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Sunday, 14 December 2008

Three days of death and delusion

A snapshot of the blatant lies and the terrible truth in Zimbabwe today

Last Thursday President Robert Mugabe of Zimbabwe declared that his country's cholera epidemic, which had made sensational headlines throughout the world, was now over. The danger had been "arrested". There was now no more cholera in Zimbabwe.

Also last Thursday Pedzisai Munda, aged 47, died of cholera in her shack in Hopley, South Harare. She met her death in a sea of urine, faeces and vomit, overflowing from the temporary toilet - a one-metre deep pit just yards from her home - which had flooded in the heavy rains.

Her death came two weeks after the similar death of her neighbour, also from cholera. Attempts had been made to get the neighbour to Budiriro Hospital, 15 kilometres away, but they failed. Pedzisai had nursed her neighbour as best she could. There was no-one to nurse Pedzisai, and she died in squalid misery.

Last Friday Zimbabwe's information minister, Sikhanyiso Ndlovu explained that the cholera epidemic - which no longer exists, see above - was being spread by British agents, who were deliberately infecting the population with the disease, and with anthrax. Their aim was, he said, to weaken the country ahead of an armed invasion. Despite the succcess of the agents' efforts, as evidenced by the chronic weakening of the country, Mr. Ndlovu had no information on when we might expect the armed invasion.

Also last Friday Taurai Siza, aged 10, died of cholera. An Aids orphan, Taurai lived on the streets of Hopley, and slept at night wrapped in an old blanket, under a piece of plastic sheeting. There was no money for a coffin, so they buried Taurai in his blanket, some 100 metres from his plastic shelter.

Last Saturday I spoke to the Zimbabwe Minister of Health, David Parirenyatwa. The minister told me: "Cholera has been managed in the area you are talking about. You and your handlers in the West can wish it to continue, but it's no longer there. Period."

Also last Saturday, in Glenview, Harare, three people, all of whom lived in a street called 13 Avenue, died of the cholera which, according to Mr. Pairenyatwa, is no longer there. Period.. 

One of the three was Tonderai Chapeyama, aged 18. Tonderai had nursed her friend Elizabeth Mutodzaniswa when Elizabeth had the disease. Elizabeth recovered. Tonderai sickened and died.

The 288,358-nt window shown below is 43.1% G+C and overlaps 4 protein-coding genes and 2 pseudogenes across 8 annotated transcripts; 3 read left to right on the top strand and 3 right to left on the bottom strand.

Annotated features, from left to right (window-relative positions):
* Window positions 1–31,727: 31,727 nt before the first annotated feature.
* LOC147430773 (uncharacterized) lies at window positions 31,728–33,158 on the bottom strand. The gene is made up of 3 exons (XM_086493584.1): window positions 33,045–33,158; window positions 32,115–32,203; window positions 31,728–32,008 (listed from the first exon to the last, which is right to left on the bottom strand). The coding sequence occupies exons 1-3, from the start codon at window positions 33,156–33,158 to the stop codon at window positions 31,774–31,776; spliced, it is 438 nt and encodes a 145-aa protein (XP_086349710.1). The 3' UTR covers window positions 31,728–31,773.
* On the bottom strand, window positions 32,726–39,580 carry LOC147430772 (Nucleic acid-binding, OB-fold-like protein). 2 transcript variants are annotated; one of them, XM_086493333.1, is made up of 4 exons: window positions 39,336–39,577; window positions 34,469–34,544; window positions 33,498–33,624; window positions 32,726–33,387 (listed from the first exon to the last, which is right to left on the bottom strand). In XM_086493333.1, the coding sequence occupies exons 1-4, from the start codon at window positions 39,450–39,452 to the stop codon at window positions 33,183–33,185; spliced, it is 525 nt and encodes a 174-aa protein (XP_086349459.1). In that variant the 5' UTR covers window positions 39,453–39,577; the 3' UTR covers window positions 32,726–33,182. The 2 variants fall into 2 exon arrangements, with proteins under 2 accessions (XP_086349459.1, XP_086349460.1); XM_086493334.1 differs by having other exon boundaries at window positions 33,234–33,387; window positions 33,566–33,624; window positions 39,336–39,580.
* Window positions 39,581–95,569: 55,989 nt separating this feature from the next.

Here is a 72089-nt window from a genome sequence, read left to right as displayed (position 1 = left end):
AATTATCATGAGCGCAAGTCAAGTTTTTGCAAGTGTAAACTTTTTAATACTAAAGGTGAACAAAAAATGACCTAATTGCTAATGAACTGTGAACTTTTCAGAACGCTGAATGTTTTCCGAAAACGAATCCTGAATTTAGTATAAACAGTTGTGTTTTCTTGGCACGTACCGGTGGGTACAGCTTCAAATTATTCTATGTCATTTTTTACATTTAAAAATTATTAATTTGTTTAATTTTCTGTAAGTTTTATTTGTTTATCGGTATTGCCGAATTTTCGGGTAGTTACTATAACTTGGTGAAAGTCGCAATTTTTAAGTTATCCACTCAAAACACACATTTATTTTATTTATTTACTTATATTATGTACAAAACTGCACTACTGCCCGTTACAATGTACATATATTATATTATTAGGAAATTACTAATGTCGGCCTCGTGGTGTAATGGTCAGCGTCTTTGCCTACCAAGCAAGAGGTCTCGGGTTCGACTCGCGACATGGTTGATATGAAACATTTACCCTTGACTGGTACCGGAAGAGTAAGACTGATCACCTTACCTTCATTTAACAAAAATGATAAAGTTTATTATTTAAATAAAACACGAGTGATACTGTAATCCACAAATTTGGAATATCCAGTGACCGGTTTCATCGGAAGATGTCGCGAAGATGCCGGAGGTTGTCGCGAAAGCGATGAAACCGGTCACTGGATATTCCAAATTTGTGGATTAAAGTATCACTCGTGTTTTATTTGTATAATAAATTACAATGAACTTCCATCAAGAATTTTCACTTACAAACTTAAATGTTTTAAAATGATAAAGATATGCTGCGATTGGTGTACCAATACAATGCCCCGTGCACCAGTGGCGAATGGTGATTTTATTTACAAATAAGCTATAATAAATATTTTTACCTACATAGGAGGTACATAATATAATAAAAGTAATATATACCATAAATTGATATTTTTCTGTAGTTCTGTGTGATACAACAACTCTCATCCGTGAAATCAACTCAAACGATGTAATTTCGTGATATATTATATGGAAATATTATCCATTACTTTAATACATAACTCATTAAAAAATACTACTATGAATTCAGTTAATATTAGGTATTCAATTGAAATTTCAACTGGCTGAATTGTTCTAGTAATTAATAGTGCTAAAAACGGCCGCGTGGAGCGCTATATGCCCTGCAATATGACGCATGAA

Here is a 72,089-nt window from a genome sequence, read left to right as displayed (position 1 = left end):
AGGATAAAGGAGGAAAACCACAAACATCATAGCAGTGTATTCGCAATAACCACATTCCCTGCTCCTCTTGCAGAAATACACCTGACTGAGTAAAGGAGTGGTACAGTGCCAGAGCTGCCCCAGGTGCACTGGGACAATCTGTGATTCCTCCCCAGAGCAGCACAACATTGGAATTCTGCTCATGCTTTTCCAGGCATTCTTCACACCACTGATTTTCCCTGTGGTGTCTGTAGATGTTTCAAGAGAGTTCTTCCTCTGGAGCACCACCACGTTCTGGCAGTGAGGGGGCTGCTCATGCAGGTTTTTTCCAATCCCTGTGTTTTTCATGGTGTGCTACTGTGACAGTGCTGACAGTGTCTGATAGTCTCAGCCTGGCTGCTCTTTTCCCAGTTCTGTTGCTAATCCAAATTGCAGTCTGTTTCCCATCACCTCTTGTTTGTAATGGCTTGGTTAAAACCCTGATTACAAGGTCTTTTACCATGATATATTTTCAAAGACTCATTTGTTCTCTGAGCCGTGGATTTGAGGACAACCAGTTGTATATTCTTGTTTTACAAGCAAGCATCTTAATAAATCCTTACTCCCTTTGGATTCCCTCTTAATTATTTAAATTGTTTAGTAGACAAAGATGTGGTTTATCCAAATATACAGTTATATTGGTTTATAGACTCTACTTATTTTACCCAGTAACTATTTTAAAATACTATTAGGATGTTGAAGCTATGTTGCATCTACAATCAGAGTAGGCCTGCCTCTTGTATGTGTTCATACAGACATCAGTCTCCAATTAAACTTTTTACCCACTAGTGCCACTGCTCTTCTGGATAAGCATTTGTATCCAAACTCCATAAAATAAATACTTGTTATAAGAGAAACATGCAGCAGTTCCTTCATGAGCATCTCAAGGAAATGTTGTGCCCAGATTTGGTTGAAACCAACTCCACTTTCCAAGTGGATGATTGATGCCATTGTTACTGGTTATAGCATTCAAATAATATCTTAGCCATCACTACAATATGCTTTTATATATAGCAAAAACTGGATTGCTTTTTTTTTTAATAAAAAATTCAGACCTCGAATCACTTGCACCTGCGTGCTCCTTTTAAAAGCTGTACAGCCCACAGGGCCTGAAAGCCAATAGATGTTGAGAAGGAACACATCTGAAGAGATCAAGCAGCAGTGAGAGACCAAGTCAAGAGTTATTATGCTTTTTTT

Last Friday, British home secretary Jacqui Smith warned that Zimbabweans, fleeing their country and buying false passports, might bring cholera with them to the West.

A personal thought for today, Monday:  If Mr. Mugabe's non-existent cholera does reach Britain and the rest of the world, perhaps then, at long last, Britain and the rest of the world will grow genuinely concerned about what is happening in Zimbabwe, and come to our aid. Perhaps.


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@Moses. I feel so sad and because I'm so far away...so ineffective.

This is the end game for Mr Mugabe and his thugs. I wish it were otherwise but it is apparent that the rest of the world must do something about this situation. "Enough is Enough". I am certain that action will be taken but will it be soon enough for zimbabwe's next generation.? Lets hope so.


Moses, you say
"perhaps ..., at long last, Britain and the rest of the world will grow genuinely concerned about what is happening in Zimbabwe"

I'm an ex-Zimbo in the UK. I can safely say that in general, the British people wish nothing but the best for Zimbabwe. They already are genuinely concerned. If it was up to the man on the street in London or Birmingham, Mugabe would have been toast nearly a decade ago.

The problem is the age old - 'African problem, African solution' mantra. If Britain or the West lifts a finger of condemnation or tries to take action(like they did through the Commonwealth), they face a plethora of criticism of being imperialists, racists, neo-colonialist etc.

So our hands here in the West - the best friends Zimbabwe have at present - are tied.